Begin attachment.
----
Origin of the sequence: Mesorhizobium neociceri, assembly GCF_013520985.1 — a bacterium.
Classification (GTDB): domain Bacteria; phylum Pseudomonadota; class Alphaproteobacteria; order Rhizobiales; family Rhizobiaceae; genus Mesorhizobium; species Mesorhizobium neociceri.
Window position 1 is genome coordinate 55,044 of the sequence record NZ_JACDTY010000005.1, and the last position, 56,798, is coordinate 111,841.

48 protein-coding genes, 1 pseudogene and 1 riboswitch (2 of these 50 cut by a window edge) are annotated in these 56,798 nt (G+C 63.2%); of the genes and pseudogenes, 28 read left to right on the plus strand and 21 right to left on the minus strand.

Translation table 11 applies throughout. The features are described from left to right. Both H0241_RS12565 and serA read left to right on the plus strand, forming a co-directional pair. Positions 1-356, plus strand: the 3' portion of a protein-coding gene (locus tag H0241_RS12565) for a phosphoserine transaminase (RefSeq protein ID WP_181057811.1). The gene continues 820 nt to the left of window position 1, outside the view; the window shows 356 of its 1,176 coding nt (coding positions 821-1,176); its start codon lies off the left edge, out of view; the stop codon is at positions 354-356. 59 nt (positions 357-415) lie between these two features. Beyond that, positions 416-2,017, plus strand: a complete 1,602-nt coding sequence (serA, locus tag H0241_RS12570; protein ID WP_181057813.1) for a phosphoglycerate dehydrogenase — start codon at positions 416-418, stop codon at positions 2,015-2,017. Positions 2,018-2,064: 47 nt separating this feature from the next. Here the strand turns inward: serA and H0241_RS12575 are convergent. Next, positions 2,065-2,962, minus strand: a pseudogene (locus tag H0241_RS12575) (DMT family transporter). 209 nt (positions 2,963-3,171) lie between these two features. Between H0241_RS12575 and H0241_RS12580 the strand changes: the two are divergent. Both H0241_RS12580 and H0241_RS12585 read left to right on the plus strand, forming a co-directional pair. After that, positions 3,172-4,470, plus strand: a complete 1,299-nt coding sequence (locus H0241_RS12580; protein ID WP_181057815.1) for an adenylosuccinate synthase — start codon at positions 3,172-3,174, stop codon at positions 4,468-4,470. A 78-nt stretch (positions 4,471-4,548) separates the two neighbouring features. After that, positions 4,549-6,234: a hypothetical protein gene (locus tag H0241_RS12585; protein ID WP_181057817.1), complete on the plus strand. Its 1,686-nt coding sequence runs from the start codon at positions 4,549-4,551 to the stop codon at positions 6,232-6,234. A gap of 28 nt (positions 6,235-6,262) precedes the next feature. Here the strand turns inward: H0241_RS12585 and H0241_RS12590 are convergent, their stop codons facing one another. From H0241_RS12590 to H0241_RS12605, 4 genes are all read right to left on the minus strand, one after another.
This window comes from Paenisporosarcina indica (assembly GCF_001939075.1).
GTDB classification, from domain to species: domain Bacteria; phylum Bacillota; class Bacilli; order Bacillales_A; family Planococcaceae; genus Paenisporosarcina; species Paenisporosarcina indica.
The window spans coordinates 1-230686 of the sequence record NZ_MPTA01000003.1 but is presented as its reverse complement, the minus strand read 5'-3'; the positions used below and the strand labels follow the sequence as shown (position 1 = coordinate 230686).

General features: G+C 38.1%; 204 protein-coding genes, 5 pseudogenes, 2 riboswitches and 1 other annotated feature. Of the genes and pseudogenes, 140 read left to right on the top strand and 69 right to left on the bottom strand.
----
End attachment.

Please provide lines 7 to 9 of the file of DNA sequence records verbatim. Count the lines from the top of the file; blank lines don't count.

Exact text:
GTDB classification, from domain to species: domain Bacteria; phylum Bacillota; class Bacilli; order Bacillales_A; family Planococcaceae; genus Paenisporosarcina; species Paenisporosarcina indica.
The window spans coordinates 1-230686 of the sequence record NZ_MPTA01000003.1 but is presented as its reverse complement, the minus strand read 5'-3'; the positions used below and the strand labels follow the sequence as shown (position 1 = coordinate 230686).

General features: G+C 38.1%; 204 protein-coding genes, 5 pseudogenes, 2 riboswitches and 1 other annotated feature. Of the genes and pseudogenes, 140 read left to right on the top strand and 69 right to left on the bottom strand.